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Dangers of Thanksgiving Table Food and Your Pets
Declawing Your Cat and Why It’s Not Humane
The Importance of Socializing Your Dog


Dangers of Thanksgiving Table Food and Your Pets
People look forward to Thanksgiving all year long. It’s definitely a holiday where people love to gather around the table. If you have pets, they probably like to hang out under that table waiting for food to drop.

Feeding pets table scraps is especially dangerous during Thanksgiving. According to the article, “Thanksgiving pet safety,” at the American Veterinary Medical Association (AVMA), “Fatty foods are hard for animals to digest. Poultry bones can damage your pet’s digestive tract. And holiday sweets can contain ingredients that are poisonous to pets.”

The article offers important tips:

• Keep pets away from turkey, which can cause pancreatitis. Other poisonous foods include onions, raisins, and grapes.
• Desserts are too rich for pets and chocolate is very dangerous. Xylitol, used in some sugar-free baking, can be deadly to dogs and cats.
• Yeast dough may cause gas and dangerous bloating in pets.
• Keep the trash shut tight and away from pets so they can’t get to the turkey carcass, any bones, or any string.

“Cats are actually more susceptible to the toxic effects of onions, garlic and chives; however, dogs are also at risk,” according to the article, “Dogs at Thanksgiving: Avoid These Dangerous Foods for Dogs” at Pet Central.

The Pet Central article also points to the dangers of macadamia nuts, which, when ingested by dogs, “can cause weakness, depression, vomiting, tremors and hyperthermia.” Other nuts including almonds, walnuts, and pecans can also be dangerous to dogs because they are high in fats and oils.

Keep your pets away from alcoholic drinks as well as salty snack foods.

Make sure to watch your pets on Thanksgiving to ensure they don’t ingest any harmful foods.

If you fear your pet has ingested anything harmful, you can call your vet or the ASPCA Animal Poison Control number at 888-426-4435.


Declawing Your Cat and Why It’s Not Humane
Cats love to scratch and sometimes they get into things they shouldn’t. From scratching furniture to other household items, it can seem like a nuisance for cat owners.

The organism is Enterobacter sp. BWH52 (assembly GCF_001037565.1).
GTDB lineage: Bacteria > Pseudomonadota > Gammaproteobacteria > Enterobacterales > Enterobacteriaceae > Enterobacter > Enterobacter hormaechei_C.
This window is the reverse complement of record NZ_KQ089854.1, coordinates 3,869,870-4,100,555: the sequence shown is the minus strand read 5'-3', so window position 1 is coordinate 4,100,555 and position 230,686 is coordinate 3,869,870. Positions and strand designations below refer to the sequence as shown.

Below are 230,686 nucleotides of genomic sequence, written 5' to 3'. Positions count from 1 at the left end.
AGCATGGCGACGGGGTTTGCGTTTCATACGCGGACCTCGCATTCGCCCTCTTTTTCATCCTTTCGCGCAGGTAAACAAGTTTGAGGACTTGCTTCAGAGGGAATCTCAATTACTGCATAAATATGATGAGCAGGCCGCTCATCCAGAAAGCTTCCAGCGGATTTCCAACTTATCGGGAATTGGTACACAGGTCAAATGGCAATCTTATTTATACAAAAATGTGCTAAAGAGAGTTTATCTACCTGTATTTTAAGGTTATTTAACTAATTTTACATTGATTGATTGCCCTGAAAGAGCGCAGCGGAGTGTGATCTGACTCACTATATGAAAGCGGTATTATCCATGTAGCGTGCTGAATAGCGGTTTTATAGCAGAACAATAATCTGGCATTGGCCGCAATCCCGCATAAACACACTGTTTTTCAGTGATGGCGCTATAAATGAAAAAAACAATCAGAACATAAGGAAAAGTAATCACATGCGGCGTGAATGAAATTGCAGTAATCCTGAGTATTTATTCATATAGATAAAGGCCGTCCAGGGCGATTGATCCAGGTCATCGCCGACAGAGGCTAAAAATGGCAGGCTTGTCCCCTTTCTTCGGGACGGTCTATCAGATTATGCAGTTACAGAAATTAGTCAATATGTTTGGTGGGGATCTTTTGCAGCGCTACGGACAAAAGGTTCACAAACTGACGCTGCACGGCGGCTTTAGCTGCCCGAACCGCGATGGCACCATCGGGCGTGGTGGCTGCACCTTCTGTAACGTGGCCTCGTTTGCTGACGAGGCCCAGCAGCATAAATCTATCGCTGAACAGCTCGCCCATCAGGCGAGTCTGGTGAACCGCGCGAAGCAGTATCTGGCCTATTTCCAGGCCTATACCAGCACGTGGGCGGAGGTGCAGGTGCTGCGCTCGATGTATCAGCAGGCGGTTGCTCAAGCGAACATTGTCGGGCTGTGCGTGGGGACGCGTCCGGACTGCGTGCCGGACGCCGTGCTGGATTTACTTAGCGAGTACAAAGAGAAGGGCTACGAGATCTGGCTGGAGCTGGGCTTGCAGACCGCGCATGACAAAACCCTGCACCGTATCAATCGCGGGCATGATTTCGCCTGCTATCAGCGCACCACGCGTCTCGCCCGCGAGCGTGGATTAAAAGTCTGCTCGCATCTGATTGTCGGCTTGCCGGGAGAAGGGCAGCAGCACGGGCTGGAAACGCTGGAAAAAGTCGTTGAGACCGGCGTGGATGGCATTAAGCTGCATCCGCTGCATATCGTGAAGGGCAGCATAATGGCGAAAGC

Some owners turn to declawing. However, it’s important to do your research before making any decision.

“People often mistakenly believe that declawing their cats is a harmless ‘quick fix’ for unwanted scratching,” according to the article, “Declawing cats: Far worse than a manicure” at The Humane Society of the United States (HSUS). “They don’t realize that declawing can make a cat less likely to use the litter box or more likely to bite. Declawing also can cause lasting physical problems for your cat.”

Other countries have banned the practice, but it is still allowed in places in the U.S.

Cats typically start to scratch at 8 weeks old, and it’s normal for them. “It isn’t done to destroy a favorite chair or to get even,” the HSUS article said. “Cats scratch to remove the dead husks from their claws, mark territory, and stretch their muscles.”

When cats start scratching, it’s time to teach them to use a scratching post.

Declawing is much more involved than people realize. According to “Position Statement on Declawing Cats” at the ASPCA.org, “Declawing of cats, or onychectomy, is the amputation of the last digital bone, including the nail bed and claw, on each front toe. If the surgery is performed correctly and the entire nail bed is removed, the claw cannot regrow. The surgery involves the risk of anesthesia, excessive bleeding and postoperative complications, including infection, and is accompanied by pain that may last from several days to much longer unless appropriate pain control is provided.”

It’s important to do research and speak with your vet or an animal behaviorist for alternatives.


The Importance of Socializing Your Dog
You do so much to create a great life for your dog, from providing food, bedding, and playtime to toys and veterinary care. What about socialization? It is a very important part of keeping your dog healthy.

“Improperly socialized dogs risk their own health, pose an injury risk to others, and often jeopardize the ability to provide ideal medical care when it is needed,” according to the article, “4 Reasons Why Socialization is Important for Your Dog’s Health” at PetMD.com.

Four reasons to socialize your dog are:

1. When dogs are poorly socialized they are afraid of new circumstances, setting “off neurological signals that result in hormone secretion by various glands in the body,” the article said. It can lead to stress-related conditions.
2. It’s very difficult for a veterinarian to conduct a full physical exam on an unsocialized dog.
3. Dog owners with poorly socialized dogs often limit exercise due to fear of encountering other dogs and people.
4. It can be difficult or impossible for a groomer to do their job on an unsocialized dog.

Start socialization early. Also called “Proactive Exposure Training” at Preventive Vet, it “can help to reduce the development of fears and anxieties in your growing pup,” according to the article, “How To Socialize Your New Puppy and Why It’s Important.”

Start getting your puppy used to new sights and sounds in the home, from the vacuum to the dishwasher. Bring him out to your yard to explore while he’s on a leash to ensure he’s safe. Introduce him to family and friends, including visitors in wheelchairs and those wearing hats. Make sure to take him on car rides and bring him to local shops that allow dogs.

The more you socialize, the healthier your dog will be, and that’s good for everyone involved.

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